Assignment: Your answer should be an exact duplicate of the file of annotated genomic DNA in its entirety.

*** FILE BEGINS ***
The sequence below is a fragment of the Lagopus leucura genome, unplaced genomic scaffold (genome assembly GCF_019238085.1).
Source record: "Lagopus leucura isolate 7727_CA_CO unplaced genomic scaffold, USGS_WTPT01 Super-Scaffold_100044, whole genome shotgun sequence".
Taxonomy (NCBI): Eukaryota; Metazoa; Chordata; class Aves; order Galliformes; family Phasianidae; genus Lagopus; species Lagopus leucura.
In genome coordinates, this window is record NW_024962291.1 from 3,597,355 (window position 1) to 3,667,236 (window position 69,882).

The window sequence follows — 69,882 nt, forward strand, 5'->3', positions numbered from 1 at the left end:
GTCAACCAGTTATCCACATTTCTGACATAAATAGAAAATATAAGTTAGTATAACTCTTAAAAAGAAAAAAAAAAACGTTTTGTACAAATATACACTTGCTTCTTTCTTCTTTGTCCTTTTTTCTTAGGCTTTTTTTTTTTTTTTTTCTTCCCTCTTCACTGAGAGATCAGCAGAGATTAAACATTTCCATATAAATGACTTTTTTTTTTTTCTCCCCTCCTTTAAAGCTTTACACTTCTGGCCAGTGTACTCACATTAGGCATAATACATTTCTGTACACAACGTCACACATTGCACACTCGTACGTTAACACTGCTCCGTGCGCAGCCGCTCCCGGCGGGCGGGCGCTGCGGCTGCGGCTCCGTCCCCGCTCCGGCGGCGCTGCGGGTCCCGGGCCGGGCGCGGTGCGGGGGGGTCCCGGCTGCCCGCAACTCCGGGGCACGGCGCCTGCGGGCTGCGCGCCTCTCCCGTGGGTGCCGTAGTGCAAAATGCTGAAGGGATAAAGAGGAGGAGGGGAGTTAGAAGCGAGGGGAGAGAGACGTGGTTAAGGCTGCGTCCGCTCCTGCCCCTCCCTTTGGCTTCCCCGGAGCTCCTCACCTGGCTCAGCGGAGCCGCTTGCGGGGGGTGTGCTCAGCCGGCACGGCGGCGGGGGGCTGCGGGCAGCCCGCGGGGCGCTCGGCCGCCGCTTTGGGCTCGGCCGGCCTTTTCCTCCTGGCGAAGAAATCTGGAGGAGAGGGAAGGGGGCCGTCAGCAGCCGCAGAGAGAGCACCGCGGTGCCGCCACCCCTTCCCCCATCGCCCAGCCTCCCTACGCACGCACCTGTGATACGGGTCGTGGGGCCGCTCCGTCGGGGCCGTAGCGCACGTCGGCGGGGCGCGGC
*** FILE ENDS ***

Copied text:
The sequence below is a fragment of the Lagopus leucura genome, unplaced genomic scaffold (genome assembly GCF_019238085.1).
Source record: "Lagopus leucura isolate 7727_CA_CO unplaced genomic scaffold, USGS_WTPT01 Super-Scaffold_100044, whole genome shotgun sequence".
Taxonomy (NCBI): Eukaryota; Metazoa; Chordata; class Aves; order Galliformes; family Phasianidae; genus Lagopus; species Lagopus leucura.
In genome coordinates, this window is record NW_024962291.1 from 3,597,355 (window position 1) to 3,667,236 (window position 69,882).

The window sequence follows — 69,882 nt, forward strand, 5'->3', positions numbered from 1 at the left end:
GTCAACCAGTTATCCACATTTCTGACATAAATAGAAAATATAAGTTAGTATAACTCTTAAAAAGAAAAAAAAAAACGTTTTGTACAAATATACACTTGCTTCTTTCTTCTTTGTCCTTTTTTCTTAGGCTTTTTTTTTTTTTTTTTCTTCCCTCTTCACTGAGAGATCAGCAGAGATTAAACATTTCCATATAAATGACTTTTTTTTTTTTCTCCCCTCCTTTAAAGCTTTACACTTCTGGCCAGTGTACTCACATTAGGCATAATACATTTCTGTACACAACGTCACACATTGCACACTCGTACGTTAACACTGCTCCGTGCGCAGCCGCTCCCGGCGGGCGGGCGCTGCGGCTGCGGCTCCGTCCCCGCTCCGGCGGCGCTGCGGGTCCCGGGCCGGGCGCGGTGCGGGGGGGTCCCGGCTGCCCGCAACTCCGGGGCACGGCGCCTGCGGGCTGCGCGCCTCTCCCGTGGGTGCCGTAGTGCAAAATGCTGAAGGGATAAAGAGGAGGAGGGGAGTTAGAAGCGAGGGGAGAGAGACGTGGTTAAGGCTGCGTCCGCTCCTGCCCCTCCCTTTGGCTTCCCCGGAGCTCCTCACCTGGCTCAGCGGAGCCGCTTGCGGGGGGTGTGCTCAGCCGGCACGGCGGCGGGGGGCTGCGGGCAGCCCGCGGGGCGCTCGGCCGCCGCTTTGGGCTCGGCCGGCCTTTTCCTCCTGGCGAAGAAATCTGGAGGAGAGGGAAGGGGGCCGTCAGCAGCCGCAGAGAGAGCACCGCGGTGCCGCCACCCCTTCCCCCATCGCCCAGCCTCCCTACGCACGCACCTGTGATACGGGTCGTGGGGCCGCTCCGTCGGGGCCGTAGCGCACGTCGGCGGGGCGCGGC